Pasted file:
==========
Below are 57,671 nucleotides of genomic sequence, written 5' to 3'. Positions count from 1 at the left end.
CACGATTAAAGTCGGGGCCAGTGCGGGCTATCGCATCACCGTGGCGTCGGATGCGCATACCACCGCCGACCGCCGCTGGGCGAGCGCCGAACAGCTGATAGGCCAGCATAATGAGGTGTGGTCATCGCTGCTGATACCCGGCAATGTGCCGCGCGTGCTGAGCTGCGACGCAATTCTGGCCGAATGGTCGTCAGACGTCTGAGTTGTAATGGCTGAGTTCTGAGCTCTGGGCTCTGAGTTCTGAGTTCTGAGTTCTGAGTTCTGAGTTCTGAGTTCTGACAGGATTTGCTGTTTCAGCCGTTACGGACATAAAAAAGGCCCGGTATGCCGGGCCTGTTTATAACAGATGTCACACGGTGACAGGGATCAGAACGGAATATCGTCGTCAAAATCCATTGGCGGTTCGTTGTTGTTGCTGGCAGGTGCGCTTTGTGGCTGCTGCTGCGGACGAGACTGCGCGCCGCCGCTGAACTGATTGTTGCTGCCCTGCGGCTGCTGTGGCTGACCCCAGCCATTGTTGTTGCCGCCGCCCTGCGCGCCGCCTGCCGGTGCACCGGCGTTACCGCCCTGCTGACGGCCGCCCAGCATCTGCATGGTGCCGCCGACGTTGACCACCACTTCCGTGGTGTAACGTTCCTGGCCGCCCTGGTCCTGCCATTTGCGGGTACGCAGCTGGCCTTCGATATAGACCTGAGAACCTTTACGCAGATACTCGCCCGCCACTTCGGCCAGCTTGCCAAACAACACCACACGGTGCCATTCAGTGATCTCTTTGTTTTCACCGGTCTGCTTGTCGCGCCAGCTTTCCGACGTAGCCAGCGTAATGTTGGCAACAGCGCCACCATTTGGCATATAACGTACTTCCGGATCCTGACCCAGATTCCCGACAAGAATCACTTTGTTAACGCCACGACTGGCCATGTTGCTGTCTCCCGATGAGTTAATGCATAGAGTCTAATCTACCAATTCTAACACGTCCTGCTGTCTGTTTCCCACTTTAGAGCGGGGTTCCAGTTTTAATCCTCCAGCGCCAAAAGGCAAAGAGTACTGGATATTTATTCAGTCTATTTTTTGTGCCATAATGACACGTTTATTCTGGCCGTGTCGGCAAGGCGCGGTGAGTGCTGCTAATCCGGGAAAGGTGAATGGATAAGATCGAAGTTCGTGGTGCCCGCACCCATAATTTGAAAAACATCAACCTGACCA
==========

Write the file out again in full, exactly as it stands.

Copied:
Below are 57,671 nucleotides of genomic sequence, written 5' to 3'. Positions count from 1 at the left end.
CACGATTAAAGTCGGGGCCAGTGCGGGCTATCGCATCACCGTGGCGTCGGATGCGCATACCACCGCCGACCGCCGCTGGGCGAGCGCCGAACAGCTGATAGGCCAGCATAATGAGGTGTGGTCATCGCTGCTGATACCCGGCAATGTGCCGCGCGTGCTGAGCTGCGACGCAATTCTGGCCGAATGGTCGTCAGACGTCTGAGTTGTAATGGCTGAGTTCTGAGCTCTGGGCTCTGAGTTCTGAGTTCTGAGTTCTGAGTTCTGAGTTCTGAGTTCTGACAGGATTTGCTGTTTCAGCCGTTACGGACATAAAAAAGGCCCGGTATGCCGGGCCTGTTTATAACAGATGTCACACGGTGACAGGGATCAGAACGGAATATCGTCGTCAAAATCCATTGGCGGTTCGTTGTTGTTGCTGGCAGGTGCGCTTTGTGGCTGCTGCTGCGGACGAGACTGCGCGCCGCCGCTGAACTGATTGTTGCTGCCCTGCGGCTGCTGTGGCTGACCCCAGCCATTGTTGTTGCCGCCGCCCTGCGCGCCGCCTGCCGGTGCACCGGCGTTACCGCCCTGCTGACGGCCGCCCAGCATCTGCATGGTGCCGCCGACGTTGACCACCACTTCCGTGGTGTAACGTTCCTGGCCGCCCTGGTCCTGCCATTTGCGGGTACGCAGCTGGCCTTCGATATAGACCTGAGAACCTTTACGCAGATACTCGCCCGCCACTTCGGCCAGCTTGCCAAACAACACCACACGGTGCCATTCAGTGATCTCTTTGTTTTCACCGGTCTGCTTGTCGCGCCAGCTTTCCGACGTAGCCAGCGTAATGTTGGCAACAGCGCCACCATTTGGCATATAACGTACTTCCGGATCCTGACCCAGATTCCCGACAAGAATCACTTTGTTAACGCCACGACTGGCCATGTTGCTGTCTCCCGATGAGTTAATGCATAGAGTCTAATCTACCAATTCTAACACGTCCTGCTGTCTGTTTCCCACTTTAGAGCGGGGTTCCAGTTTTAATCCTCCAGCGCCAAAAGGCAAAGAGTACTGGATATTTATTCAGTCTATTTTTTGTGCCATAATGACACGTTTATTCTGGCCGTGTCGGCAAGGCGCGGTGAGTGCTGCTAATCCGGGAAAGGTGAATGGATAAGATCGAAGTTCGTGGTGCCCGCACCCATAATTTGAAAAACATCAACCTGACCA